Keep Me in the Loop!

UFW mourns the passing of Dr. Marion Moses who turned a weekend in Delano into a lifetime of service helping Cesar Chavez, farm workers combat the perils of pesticides

We are saddened to report the passing on Friday, August 28 in San Francisco of Dr. Marion Moses, who as a nurse and later a doctor aided Cesar Chavez during his first and last long public fasts for nonviolence and against pesticides, respectively, and became a national authority on the pesticide poisoning of agricultural workers. Dr. Moses turned a weekend in Delano into a lifetime of service helping Cesar and farm workers combat the perils of pesticides.

Born one of eight brothers and sisters in Wheeling, West Virginia in 1936, Marion Theresa Moses’ father was a food salesman and her mother a homemaker. The family moved to Charleston, West Virginia, where she grew up in a modest Catholic household. She was deeply affected when her younger sister, Margaret Rose, died at age one when Marion was eight. Marion always wanted to be a doctor, but her father believed women went to nursing school. Marion was the first in her family to go to college, earning a B.S. degree in nursing at Georgetown University in 1957.

Duty as a staff nurse in neurology/neurosurgery at Moffitt UCSF Medical Center in San Francisco was followed by a stint at Charleston General Hospital. Marion earned a master’s degree in nursing education at Columbia University Teachers College in New York in 1960 and taught at Charleston General before returning to San Francisco as head nurse in the medical/surgical unit of Kaiser Hospital.

Studying for a degree in English at UC Berkeley, Marion saw a sign on campus about the fledgling farm workers’ union needing medical help. She drove to Delano in her words “for a weekend and stayed five years,” from 1966 to 1971, serving at a health clinic in a trailer on the movement’s Forty Acres property just west of town. The first time she met Cesar Chavez he asked what she knew about pesticides, which he saw even then as a bane for farm workers. Thus began a lifetime focus on health impacts from agricultural poisons on field laborers.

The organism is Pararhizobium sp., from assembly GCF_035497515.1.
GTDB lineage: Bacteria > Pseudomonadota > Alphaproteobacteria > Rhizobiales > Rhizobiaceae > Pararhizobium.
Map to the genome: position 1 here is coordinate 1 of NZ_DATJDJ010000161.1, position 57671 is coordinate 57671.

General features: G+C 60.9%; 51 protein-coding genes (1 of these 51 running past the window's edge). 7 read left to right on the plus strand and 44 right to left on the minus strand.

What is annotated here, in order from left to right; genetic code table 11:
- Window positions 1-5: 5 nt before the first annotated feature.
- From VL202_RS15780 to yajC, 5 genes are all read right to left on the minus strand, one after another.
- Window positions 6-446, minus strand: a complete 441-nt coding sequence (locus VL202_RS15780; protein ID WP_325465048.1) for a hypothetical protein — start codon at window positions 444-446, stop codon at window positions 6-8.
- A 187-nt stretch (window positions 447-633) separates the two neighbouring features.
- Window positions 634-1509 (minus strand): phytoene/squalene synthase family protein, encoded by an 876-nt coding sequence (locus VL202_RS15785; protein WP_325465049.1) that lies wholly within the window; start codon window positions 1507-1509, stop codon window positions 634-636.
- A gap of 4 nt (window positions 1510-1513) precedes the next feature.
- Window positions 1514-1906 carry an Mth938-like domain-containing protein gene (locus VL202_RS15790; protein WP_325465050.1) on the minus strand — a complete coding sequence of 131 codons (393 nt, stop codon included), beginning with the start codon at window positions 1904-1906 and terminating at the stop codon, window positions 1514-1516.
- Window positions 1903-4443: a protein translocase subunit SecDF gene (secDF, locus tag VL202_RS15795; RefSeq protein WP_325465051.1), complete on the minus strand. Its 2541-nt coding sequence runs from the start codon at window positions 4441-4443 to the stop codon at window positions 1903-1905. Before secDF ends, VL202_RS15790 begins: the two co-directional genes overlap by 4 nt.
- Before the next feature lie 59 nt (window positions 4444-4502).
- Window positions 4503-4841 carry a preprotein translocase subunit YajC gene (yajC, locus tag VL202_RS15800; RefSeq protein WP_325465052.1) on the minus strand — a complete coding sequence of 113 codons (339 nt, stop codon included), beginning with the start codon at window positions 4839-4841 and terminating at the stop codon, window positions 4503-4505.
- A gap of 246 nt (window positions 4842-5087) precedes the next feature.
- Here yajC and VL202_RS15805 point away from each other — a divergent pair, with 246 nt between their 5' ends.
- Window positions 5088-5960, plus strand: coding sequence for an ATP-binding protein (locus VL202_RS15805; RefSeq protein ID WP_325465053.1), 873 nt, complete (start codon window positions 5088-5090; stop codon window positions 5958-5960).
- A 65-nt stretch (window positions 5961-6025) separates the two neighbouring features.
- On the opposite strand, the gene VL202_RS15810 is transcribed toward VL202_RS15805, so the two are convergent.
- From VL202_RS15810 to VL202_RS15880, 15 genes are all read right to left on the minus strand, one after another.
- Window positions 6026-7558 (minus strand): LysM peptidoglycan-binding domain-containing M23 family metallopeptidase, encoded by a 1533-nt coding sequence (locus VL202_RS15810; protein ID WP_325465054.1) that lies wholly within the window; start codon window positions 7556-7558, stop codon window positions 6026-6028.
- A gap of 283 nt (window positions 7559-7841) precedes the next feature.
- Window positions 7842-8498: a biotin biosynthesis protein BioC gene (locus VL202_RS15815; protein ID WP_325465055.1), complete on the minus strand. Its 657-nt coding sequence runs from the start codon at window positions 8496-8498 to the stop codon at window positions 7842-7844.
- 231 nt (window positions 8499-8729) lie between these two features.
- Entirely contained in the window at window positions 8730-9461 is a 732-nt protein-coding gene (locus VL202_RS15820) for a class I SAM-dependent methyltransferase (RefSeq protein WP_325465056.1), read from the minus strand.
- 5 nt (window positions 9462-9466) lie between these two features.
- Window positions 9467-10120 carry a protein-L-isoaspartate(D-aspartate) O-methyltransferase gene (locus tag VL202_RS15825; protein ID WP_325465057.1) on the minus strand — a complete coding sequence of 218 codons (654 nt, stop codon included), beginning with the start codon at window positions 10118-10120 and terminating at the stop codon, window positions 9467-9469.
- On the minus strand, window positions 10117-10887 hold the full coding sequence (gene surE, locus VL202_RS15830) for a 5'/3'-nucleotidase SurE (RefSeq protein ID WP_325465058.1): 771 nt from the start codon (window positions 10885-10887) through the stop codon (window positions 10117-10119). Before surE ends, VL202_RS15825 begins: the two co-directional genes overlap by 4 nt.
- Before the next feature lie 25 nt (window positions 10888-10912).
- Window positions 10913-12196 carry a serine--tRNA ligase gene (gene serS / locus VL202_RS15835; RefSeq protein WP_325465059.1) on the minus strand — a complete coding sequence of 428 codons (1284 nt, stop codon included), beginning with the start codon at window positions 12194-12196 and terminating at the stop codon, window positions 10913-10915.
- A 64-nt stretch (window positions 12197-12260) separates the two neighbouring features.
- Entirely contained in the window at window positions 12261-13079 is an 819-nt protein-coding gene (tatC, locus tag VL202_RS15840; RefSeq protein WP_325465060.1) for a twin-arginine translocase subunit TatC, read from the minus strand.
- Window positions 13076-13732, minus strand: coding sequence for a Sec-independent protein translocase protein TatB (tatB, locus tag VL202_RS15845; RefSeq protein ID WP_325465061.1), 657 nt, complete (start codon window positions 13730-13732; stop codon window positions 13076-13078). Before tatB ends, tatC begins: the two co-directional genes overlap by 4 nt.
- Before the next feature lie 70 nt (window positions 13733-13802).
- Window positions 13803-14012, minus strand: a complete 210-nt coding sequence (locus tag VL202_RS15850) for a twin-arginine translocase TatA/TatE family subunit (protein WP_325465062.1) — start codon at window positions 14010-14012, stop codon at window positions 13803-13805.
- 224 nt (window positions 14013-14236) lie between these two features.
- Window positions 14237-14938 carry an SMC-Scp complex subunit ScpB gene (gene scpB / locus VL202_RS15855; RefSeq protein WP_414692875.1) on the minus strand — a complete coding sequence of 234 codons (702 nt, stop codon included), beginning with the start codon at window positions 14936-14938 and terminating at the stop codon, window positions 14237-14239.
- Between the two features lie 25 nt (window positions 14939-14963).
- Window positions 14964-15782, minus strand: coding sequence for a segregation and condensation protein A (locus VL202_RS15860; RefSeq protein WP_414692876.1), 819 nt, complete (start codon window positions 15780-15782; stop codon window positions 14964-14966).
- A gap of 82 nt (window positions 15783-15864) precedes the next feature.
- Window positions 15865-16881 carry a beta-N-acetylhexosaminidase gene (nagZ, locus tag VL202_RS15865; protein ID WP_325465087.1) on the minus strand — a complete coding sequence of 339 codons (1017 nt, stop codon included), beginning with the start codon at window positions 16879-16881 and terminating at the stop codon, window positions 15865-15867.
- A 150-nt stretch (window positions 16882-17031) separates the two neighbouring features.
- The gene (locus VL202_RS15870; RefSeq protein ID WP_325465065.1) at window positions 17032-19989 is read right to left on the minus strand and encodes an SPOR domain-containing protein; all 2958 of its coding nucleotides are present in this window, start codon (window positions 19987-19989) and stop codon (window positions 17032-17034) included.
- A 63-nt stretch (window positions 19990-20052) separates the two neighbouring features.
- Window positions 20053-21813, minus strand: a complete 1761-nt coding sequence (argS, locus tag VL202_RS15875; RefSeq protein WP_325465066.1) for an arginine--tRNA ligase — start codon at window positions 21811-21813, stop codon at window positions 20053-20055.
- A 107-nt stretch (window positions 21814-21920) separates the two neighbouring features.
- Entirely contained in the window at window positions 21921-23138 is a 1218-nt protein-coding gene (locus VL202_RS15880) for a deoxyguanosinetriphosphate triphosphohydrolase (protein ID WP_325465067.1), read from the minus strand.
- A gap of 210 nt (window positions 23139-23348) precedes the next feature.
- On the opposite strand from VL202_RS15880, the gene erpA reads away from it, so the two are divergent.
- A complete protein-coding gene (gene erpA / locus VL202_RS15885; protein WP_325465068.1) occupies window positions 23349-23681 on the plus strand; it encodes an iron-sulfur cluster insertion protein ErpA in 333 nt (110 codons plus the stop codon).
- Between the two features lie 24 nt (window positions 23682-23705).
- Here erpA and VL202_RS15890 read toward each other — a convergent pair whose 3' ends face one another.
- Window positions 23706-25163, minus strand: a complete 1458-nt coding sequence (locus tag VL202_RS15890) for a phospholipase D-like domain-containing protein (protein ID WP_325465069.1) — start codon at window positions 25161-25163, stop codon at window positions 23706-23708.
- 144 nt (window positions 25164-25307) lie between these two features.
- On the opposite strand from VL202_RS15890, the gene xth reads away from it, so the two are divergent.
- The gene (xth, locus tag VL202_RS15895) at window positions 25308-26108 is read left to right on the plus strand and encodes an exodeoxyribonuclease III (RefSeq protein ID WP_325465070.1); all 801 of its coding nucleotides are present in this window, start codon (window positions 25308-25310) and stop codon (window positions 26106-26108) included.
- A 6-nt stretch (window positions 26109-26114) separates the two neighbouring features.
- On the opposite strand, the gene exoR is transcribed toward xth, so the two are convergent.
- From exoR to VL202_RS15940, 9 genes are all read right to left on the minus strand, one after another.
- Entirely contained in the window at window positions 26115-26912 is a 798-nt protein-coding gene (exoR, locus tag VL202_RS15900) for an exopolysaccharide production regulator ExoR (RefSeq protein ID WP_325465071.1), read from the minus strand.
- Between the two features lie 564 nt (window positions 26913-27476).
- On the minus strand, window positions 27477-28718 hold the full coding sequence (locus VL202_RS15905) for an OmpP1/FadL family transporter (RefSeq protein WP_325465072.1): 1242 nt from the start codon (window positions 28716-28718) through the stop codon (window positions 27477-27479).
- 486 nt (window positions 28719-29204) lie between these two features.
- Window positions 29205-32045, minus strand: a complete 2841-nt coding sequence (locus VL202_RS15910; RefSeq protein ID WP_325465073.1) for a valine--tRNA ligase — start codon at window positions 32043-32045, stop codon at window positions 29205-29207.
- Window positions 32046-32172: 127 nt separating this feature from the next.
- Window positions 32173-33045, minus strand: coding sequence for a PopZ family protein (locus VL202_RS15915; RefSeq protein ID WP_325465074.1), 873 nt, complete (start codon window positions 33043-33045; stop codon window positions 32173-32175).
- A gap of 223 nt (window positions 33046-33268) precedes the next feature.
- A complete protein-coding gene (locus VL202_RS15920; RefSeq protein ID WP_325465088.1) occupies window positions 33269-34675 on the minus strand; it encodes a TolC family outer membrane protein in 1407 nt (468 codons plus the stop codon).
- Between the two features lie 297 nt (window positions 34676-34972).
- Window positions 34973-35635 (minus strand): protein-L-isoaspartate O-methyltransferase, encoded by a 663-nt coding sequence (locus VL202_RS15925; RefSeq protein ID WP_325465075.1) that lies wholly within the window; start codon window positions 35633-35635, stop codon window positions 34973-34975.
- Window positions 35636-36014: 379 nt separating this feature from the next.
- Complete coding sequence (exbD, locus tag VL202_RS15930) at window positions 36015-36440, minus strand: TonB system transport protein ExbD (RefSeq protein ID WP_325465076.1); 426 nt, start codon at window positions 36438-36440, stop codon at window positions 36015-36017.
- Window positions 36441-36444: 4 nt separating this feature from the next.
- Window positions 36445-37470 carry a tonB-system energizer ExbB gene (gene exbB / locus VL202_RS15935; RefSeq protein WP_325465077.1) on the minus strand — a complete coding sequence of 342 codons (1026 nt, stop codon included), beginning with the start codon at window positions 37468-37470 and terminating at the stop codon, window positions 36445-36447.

“Marion always had a strong social conscience,” her brother Maron Moses said. “She was taken by the commitment of Cesar and those around him.” Like Cesar and everyone in the movement, Marion was “paid” $5 per week plus room and board.

Marion was Cesar’s nurse during his first long water-only fast of 25 days to rededicate the union to nonviolence. She was constantly monitoring Cesar’s condition in a tiny room at the Forty Acres co-op gas station. She almost had to bully him into accepting some liquid minerals in his drinking water to avoid organ failure.

Cesar endured debilitating back spasms after the fast and was bedridden for many months. Marion attended to him at his small wood-frame house on Kensington Street. She would scold him when he worked too hard. “She was a taskmaster, saying whatever was on her mind to anyone, including Cesar,” noted fellow union staff member Kathy Murguia. Marion would tell people meetings with Cesar to “give him a break” because he needed rest.

Cesar’s constant pain raised fears about his leadership of the movement. So Marion appealed to Paul Schrade, western director of the United Auto Workers who was close to both Cesar and the Kennedys. Within two weeks after speaking with Senator Ted Kennedy, Dr. Janett Travell, President Kennedy’s famed back doctor, drove with Paul to Delano. Dr. Travell worked with Marion examining and observing Cesar over two days before properly diagnosing a skeletal imbalance. Dr. Travell prescribed treatments, exercises and a collapsible rubber, wood and light metal rocking chair that gave him his first relief from the spasms. He was able to resume regular duties. (The chair still sits behind Cesar’s desk in his preserved office-library at the Cesar E. Chavez National Monument at Keene, Calif.)

Cesar sent Marion to New York City later in 1968, to help organize and raise money for the United Farm Workers’ grape boycott. She soon met feminist leader Gloria Steinem, who credited Marion with Steinem’s embrace of the farm workers’ cause. Marion was sleeping in a bare dormitory room. “Why don’t you come stay with me?” Steinem asked, and Marion slept in her loft while they worked together on the boycott, often all night, and became close friends.